Sociality is argued to select for intelligence in animals, because navigating social relationships requires superior cognition and associated brain mechanisms. Although evolutionary change underlies some specialization for sociality, within species correlations between group size, cognition, and neuroplasticity suggest that these traits can also change during an animal’s lifetime. However, surprisingly few studies have examined how individuals’ cognitive performance and underlying neuroplasticity change as a function of social conditions. Understanding how animals respond to changing social conditions includes assessing such plasticity, which requires evaluating developmental plasticity (aka organizational effects), life-long flexibility, and the physiological mechanisms that modulate traits.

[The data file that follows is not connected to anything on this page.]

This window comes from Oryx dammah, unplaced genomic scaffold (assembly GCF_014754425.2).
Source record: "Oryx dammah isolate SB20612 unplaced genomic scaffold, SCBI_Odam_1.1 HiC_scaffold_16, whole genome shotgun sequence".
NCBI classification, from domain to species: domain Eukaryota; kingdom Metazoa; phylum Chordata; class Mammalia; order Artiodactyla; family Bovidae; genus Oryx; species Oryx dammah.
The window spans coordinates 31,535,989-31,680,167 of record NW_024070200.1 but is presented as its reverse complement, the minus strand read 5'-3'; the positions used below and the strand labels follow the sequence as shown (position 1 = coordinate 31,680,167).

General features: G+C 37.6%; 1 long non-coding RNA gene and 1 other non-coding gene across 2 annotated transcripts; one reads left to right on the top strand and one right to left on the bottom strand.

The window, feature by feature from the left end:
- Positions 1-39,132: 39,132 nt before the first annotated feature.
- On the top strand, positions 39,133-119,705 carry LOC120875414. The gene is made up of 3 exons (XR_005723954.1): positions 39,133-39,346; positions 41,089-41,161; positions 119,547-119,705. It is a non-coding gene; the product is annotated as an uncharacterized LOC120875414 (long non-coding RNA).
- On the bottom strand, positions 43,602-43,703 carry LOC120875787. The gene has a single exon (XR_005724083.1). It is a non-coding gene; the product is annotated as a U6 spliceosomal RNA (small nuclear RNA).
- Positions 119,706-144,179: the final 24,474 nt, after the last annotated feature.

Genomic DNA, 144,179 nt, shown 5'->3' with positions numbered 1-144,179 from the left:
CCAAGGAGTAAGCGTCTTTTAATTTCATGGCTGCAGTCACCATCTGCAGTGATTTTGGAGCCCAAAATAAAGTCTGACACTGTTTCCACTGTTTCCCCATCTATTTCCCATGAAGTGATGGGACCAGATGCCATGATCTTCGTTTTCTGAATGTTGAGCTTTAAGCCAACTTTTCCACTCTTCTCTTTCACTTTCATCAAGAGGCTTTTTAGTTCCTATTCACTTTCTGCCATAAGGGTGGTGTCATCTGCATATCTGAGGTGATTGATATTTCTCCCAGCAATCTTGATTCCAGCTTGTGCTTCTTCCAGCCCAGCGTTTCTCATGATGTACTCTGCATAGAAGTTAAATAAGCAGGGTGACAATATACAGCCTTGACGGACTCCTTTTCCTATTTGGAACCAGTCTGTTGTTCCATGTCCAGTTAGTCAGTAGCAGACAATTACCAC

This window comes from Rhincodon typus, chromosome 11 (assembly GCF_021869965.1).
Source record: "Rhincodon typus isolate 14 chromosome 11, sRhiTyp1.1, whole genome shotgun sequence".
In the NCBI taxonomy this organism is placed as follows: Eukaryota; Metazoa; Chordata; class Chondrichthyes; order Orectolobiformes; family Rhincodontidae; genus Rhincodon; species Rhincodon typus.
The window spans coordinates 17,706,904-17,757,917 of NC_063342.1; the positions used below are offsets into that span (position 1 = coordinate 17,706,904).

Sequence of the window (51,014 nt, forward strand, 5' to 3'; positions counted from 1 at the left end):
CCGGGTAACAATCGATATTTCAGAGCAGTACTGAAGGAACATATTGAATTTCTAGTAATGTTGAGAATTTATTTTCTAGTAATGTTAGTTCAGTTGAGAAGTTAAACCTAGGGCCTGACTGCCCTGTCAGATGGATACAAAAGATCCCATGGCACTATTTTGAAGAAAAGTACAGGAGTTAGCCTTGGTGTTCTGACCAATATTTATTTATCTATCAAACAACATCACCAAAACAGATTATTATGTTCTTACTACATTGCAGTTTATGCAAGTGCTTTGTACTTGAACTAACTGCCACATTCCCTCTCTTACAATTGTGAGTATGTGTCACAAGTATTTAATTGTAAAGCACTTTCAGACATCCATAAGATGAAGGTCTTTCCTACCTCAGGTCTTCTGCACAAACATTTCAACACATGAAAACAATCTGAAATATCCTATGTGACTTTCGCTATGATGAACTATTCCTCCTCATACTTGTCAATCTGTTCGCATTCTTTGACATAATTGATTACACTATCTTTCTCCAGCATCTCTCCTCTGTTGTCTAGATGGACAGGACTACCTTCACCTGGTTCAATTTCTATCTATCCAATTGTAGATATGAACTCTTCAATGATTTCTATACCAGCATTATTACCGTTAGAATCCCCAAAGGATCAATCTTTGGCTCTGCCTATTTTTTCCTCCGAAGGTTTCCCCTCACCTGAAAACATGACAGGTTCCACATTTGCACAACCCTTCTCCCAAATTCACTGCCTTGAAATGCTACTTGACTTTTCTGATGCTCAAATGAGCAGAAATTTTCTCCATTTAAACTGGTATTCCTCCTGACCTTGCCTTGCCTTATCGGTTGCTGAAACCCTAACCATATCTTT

Historically, research on plasticity in cognition has been focused on negative consequences of social interactions. The potential for group membership to enhance individuals’ cognitive performance, communication, and neuroplasticity may be overlooked because as group size and social contact increase, so too does competition and social conflict. While social contact can improve cognitive performance and support neuroplasticity by providing learning opportunities and social enrichment, social conflict can be a chronic stressor that can impair cognitive performance, generating a trade-off between these social factors. Specifically, social conflict raises stress hormone (glucocorticoid) levels, and chronic elevated levels can impair cognition and brain function. However, the relationship between glucocorticoid levels and neural performance is not linear and levels that are too low can also impair cognitive performance by compromising motivation and attention to important stimuli. Social contact could play an important role in stabilizing and maintaining glucocorticoid levels in an optimal range29, thereby enhancing cognitive performance and neuroplasticity, but this hypothesis has not been directly tested. The overarching goal of the proposed research is to fill gaps in our knowledge of the plasticity and mechanisms regulating cognitive performance to deepen our understanding of the consequences of group living.